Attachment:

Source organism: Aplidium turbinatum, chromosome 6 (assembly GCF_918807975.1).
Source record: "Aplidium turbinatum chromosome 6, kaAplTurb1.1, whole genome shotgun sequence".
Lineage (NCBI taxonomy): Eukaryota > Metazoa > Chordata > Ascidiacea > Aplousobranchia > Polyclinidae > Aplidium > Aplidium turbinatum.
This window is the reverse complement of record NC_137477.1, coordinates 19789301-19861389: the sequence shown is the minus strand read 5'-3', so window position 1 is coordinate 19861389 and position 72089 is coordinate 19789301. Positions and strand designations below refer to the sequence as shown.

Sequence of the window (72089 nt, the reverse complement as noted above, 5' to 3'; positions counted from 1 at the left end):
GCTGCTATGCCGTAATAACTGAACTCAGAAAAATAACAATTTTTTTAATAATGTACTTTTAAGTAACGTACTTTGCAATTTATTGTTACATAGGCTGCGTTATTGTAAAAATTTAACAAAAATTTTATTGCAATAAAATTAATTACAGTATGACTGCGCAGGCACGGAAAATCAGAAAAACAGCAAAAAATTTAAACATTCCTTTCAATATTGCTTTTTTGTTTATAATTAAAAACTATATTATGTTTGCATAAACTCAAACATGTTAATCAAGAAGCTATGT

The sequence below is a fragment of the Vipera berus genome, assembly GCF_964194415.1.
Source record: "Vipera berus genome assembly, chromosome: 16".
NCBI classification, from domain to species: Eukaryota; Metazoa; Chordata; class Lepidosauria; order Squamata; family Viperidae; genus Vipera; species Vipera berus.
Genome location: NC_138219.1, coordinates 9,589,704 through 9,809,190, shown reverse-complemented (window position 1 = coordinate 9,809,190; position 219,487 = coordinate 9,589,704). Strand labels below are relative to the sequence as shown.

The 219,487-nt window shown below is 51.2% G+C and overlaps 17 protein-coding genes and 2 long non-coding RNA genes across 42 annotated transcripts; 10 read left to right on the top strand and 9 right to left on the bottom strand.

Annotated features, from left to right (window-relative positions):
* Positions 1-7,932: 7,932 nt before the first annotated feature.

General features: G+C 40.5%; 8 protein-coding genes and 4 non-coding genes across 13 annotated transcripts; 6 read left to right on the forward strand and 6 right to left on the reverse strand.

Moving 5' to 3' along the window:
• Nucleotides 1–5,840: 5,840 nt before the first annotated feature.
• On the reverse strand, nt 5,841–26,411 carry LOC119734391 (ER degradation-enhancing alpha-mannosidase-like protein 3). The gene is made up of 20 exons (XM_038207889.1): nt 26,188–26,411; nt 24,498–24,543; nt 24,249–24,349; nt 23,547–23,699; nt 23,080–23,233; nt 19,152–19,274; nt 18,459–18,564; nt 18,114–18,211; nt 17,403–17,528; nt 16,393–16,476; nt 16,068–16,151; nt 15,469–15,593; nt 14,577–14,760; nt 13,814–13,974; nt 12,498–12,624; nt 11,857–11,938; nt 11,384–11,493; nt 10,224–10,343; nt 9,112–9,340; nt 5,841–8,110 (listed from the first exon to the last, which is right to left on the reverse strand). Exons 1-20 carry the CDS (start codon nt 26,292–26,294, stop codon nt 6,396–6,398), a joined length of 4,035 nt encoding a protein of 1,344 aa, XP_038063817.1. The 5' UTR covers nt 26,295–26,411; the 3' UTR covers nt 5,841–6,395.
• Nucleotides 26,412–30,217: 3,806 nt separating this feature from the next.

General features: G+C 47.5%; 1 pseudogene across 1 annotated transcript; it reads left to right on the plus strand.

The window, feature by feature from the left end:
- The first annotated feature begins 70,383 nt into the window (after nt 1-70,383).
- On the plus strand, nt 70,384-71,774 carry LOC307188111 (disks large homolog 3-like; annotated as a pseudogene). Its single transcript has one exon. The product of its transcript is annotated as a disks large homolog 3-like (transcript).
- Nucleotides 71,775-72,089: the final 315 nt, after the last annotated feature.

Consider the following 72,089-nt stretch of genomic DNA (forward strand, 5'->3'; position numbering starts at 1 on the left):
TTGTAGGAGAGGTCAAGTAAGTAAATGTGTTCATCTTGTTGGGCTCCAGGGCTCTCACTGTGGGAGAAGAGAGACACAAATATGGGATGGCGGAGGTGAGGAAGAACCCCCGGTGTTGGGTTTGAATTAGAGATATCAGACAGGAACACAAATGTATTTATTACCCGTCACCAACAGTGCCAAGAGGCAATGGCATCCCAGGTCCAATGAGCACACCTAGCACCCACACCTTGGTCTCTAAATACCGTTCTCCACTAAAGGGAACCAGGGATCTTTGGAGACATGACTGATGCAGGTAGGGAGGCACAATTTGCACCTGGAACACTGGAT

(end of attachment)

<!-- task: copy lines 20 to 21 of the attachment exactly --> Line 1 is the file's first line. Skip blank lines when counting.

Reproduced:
The window, feature by feature from the left end:
- The first annotated feature begins 70,383 nt into the window (after nt 1-70,383).